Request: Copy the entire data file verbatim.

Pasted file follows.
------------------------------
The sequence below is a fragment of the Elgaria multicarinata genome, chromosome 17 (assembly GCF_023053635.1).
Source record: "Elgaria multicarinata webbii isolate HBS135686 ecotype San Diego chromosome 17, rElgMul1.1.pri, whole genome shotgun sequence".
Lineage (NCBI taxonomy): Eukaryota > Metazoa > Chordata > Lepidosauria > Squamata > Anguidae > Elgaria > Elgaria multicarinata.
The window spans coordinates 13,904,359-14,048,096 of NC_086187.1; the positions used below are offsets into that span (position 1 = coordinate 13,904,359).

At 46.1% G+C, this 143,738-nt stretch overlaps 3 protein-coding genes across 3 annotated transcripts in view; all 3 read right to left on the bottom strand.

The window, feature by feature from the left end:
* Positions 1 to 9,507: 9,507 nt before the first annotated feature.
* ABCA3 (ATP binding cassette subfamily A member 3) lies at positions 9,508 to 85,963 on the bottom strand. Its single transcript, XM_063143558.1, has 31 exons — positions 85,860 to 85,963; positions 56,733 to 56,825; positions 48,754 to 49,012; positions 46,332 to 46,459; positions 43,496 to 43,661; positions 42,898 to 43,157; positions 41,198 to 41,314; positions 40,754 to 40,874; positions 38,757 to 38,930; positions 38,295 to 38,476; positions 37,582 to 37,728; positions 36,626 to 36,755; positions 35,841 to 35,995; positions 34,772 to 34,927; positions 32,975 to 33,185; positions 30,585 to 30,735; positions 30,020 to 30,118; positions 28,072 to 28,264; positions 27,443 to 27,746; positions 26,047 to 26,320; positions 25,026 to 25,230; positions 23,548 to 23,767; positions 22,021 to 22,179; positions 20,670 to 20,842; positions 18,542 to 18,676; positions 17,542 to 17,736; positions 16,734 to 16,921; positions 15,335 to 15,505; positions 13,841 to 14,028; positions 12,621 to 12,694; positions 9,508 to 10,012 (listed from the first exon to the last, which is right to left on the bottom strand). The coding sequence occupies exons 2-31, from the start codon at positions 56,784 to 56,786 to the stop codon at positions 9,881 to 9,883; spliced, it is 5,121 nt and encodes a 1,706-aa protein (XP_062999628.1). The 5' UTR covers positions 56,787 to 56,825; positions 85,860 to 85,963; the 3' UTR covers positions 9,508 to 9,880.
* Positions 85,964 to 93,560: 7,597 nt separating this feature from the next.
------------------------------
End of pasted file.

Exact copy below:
The sequence below is a fragment of the Elgaria multicarinata genome, chromosome 17 (assembly GCF_023053635.1).
Source record: "Elgaria multicarinata webbii isolate HBS135686 ecotype San Diego chromosome 17, rElgMul1.1.pri, whole genome shotgun sequence".
Lineage (NCBI taxonomy): Eukaryota > Metazoa > Chordata > Lepidosauria > Squamata > Anguidae > Elgaria > Elgaria multicarinata.
The window spans coordinates 13,904,359-14,048,096 of NC_086187.1; the positions used below are offsets into that span (position 1 = coordinate 13,904,359).

At 46.1% G+C, this 143,738-nt stretch overlaps 3 protein-coding genes across 3 annotated transcripts in view; all 3 read right to left on the bottom strand.

The window, feature by feature from the left end:
* Positions 1 to 9,507: 9,507 nt before the first annotated feature.
* ABCA3 (ATP binding cassette subfamily A member 3) lies at positions 9,508 to 85,963 on the bottom strand. Its single transcript, XM_063143558.1, has 31 exons — positions 85,860 to 85,963; positions 56,733 to 56,825; positions 48,754 to 49,012; positions 46,332 to 46,459; positions 43,496 to 43,661; positions 42,898 to 43,157; positions 41,198 to 41,314; positions 40,754 to 40,874; positions 38,757 to 38,930; positions 38,295 to 38,476; positions 37,582 to 37,728; positions 36,626 to 36,755; positions 35,841 to 35,995; positions 34,772 to 34,927; positions 32,975 to 33,185; positions 30,585 to 30,735; positions 30,020 to 30,118; positions 28,072 to 28,264; positions 27,443 to 27,746; positions 26,047 to 26,320; positions 25,026 to 25,230; positions 23,548 to 23,767; positions 22,021 to 22,179; positions 20,670 to 20,842; positions 18,542 to 18,676; positions 17,542 to 17,736; positions 16,734 to 16,921; positions 15,335 to 15,505; positions 13,841 to 14,028; positions 12,621 to 12,694; positions 9,508 to 10,012 (listed from the first exon to the last, which is right to left on the bottom strand). The coding sequence occupies exons 2-31, from the start codon at positions 56,784 to 56,786 to the stop codon at positions 9,881 to 9,883; spliced, it is 5,121 nt and encodes a 1,706-aa protein (XP_062999628.1). The 5' UTR covers positions 56,787 to 56,825; positions 85,860 to 85,963; the 3' UTR covers positions 9,508 to 9,880.
* Positions 85,964 to 93,560: 7,597 nt separating this feature from the next.